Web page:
My fascination drove me to write my very first novel. Titled as “Columbina”, this book is based set against the most brutal prisons of all times, “Alcatraz”. This prison currently functions as a museum and draws a number of visitors every year. A murder takes place along the shores of this museum. Detective Martin Herd is hired to solve the mystery that would require re-opening the prison’s hidden secret. With just a key found in the corpse’s pocket, Martin has to untangle the chords and find the murderer whose past is buried in the prison walls. 
A number of interesting books have been set against museums. Here is my pick, (Every book mentioned below is in one way or the other connected to “Columbina”.)

The Da Vinci Code: The 2003 bestseller by Dan Brown has every single reason to top the list of museum thrillers. After a murder in the Louvre Museum in Paris, symbologist Robert Langdon and cryptologist Sophie Neveu are summoned to decipher the mystery which in turn pulls them into a battle between the Priory of Sion and Opus Die.

The Lost Van Gogh: Author A.J. Zerries’s novel revolving around the theft of Vincent Van Gogh’s Portrait of Monsieur Trabuc is a must read. The book is based on a piece of art that gets stolen from a famous museum.

Relic: Set against the popular New York Museum of Natural History, Douglas Preston’s famous novel titled, “Relic” is a thriller that is based on the savage murders of visitors in the museum’s dark hallways and secret rooms. Autopsies indicate that the killer cannot be human. 

 The Bone Vault: In the Metropolitan Museum of Art's exquisite Temple of Dendur, a controversial new exhibit is fiercely opposed by many among the upper echelon of museum donors. Incidentally, a young museum researcher has been murdered and her body is shipped to the Met in an ancient Egyptian sarcophagus. This crime thriller written by Linda Fairstein cannot be missed.

The Murder Room: The 2003 detective novel written by P.D. James is set in the Dupayne Museum on the edge of Hampstead Heath in the London Borough of Camden. The Dupayne Museum is an eclectic collection of English memorabilia from the period between World War I and World War II. The Murder Room of the title refers to a room displaying relics of murders that occurred during these years. A murder in this room leads to the summoning of Commander Dalgleish to investigate.

 Which book are you going to pick up next to place in your book shelf? Anyone from above? Do the above Museum-thrillers excite you? Do you love history and the vicious circle that it is surrounded with? They why not pick up, India’s first ever Double Header Book, “Frozen Summer and Columbina”, written by Geetha Madhuri and Me. 

Thursday, October 22, 2015

Fujairah - A weekend Getaway

A long weekend was around the corner and nothing but a relaxing holiday was all we could think of. Recently I had heard from a couple of people of that Fujairah seemed to be a nice place to spend a couple of days incase one wanted to get away from the hustle and bustle of Dubai. We immediately went to take help from our trusted hotel booking websites ( and Thankfully, gave us a perfect deal and we spent the two days in engulfed in the mountainous terrain. If you are visiting the UAE anytime soon then do spend a day or two here.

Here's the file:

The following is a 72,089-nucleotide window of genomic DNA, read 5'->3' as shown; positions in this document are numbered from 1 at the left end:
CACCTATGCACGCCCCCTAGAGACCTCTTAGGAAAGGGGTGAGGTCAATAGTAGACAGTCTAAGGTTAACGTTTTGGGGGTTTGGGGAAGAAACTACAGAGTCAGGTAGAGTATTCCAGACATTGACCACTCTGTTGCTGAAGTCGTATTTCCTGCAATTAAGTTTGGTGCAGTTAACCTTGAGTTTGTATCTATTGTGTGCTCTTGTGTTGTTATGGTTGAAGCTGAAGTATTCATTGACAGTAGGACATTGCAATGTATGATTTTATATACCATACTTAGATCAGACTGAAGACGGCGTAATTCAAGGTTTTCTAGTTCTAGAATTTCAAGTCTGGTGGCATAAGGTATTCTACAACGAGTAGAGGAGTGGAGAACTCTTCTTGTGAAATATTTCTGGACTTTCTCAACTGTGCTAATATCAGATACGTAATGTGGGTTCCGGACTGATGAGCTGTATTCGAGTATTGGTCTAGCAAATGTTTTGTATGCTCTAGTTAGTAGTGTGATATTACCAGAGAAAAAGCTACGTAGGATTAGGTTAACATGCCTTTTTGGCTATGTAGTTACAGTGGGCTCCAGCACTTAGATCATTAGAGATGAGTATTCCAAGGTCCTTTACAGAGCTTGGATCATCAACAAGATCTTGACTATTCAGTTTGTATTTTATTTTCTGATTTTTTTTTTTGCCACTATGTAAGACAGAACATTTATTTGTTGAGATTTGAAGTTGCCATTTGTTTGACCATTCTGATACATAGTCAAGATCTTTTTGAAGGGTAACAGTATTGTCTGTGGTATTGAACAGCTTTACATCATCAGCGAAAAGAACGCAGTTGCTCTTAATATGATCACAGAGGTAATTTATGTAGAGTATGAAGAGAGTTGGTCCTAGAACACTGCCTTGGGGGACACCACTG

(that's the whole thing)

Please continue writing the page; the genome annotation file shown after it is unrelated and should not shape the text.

Reasons to visit Fujairah:
  • Fujairah is the only city that has a coastline which is different from the other emirates in the UAE. It has a coastline along the Persian gulf. As you drive towards Snoopy Island from Fujairah you will be able to catch a glimpse of Oman from the bridge. It reminded me of a dialogue from one of my favourite films, "Being in two places at the same time"

  • The Hajjar mountains that create the beautiful scenery on the way to Fujairah from Dubai is breathtaking. They are a never ending and transport you to a different period. I remembered the "Alchemist" as we drove away. You could sometimes be lucky enough to spot camels here. We did so !

  • Bull Fighting is another major reason why you cannot just stop yourself from visiting this place. This isn't gory and ruthless like the ones that happen in Spain. Each bull is allowed to fight with it's opponent for a minute and the one that manager to push the other one out of the circle is declared as the winner. This takes place every Friday between 4.00pm to 6.00pm
  • Snorkeling and Scuba diving is available on the beaches in Fujairah. 

  • Masafi Friday Market: Just like an oasis soothes the thirst of desert travellers, the Masafi Friday Market is a treat for people interested in earthenware, plants and carpets. A market set in the desert along the edges of a huge road is worth a visit. Even though this place is called a friday market, it is open on all the days of the week. 

  • Forts - Fujairah has a number of forts built inside and on the outskirts of the city. If you wish to delve into heritage, this is a place where you will find it.
  • Quieter roads, good food, relaxed life! If that is something you wish for a weekend then Fujairah is a must see. 

A Fujairah "3 Day Itinerary"

Day    Itinerary
Day 1
  • Drive from Dubai to Fujairah(takes about 2 hours to reach by car)
  • From Fujairah drive to Wadi Wurrayah(The Wadi Wurrayah Wild life sanctuary is closed now as of October 2015), you can drive to the dam close by. 
  • From Wadi Wurrayah, drive to Snoopy Island which is on the way towards Dibba. You can carry some beach wear as this is a place where you would want to jump into the waters and take a swim
  • On the way back to Fujairah, visit the Al Badiyah Mosque.
Day 2
  • Take a drive to Masafi Village and have a feel of the local villages in the middle east, desert roads and small houses which are rare to find. 
  • Drive to the Masafi Friday Market and empty your wallets by buying some earthenware pots or plants. Do not forget to drink the water from a king cocunut. It is extremely refreshing.
  • On the way to Fujairah, visit the Al Bithnah Fort. It is a 200 year old fort which was later used as an army base camp. Visit this fort after 4.00 pm or before 12.00 pm or else you may find the entrance closed. 
  • Come back to Fujairah and drive to the Fujairah Museum and Fujairah Fort. Climb to the top of the fort and enjoy a view of the Sheikh Zayed Mosque. (I personally loved the view of the mosque. It is closed for non-muslims. This mosque is different in it's architecture from the Grand mosque in Abu Dhabi.)
  • Have some lunch :) and drive to Corniche to witness the Bull Fight
  • Spend the evening in enjoying the waters near Corniche.
Day 3
  • Drive to Dibba and spend a day there. We spent some time in Fujairah Heritage village where there used to be hot water springs seen. Unfortunately, these springs are no longer visible.

If you liked my travel Itinerary and wish to get one prepared for your travel do write to me!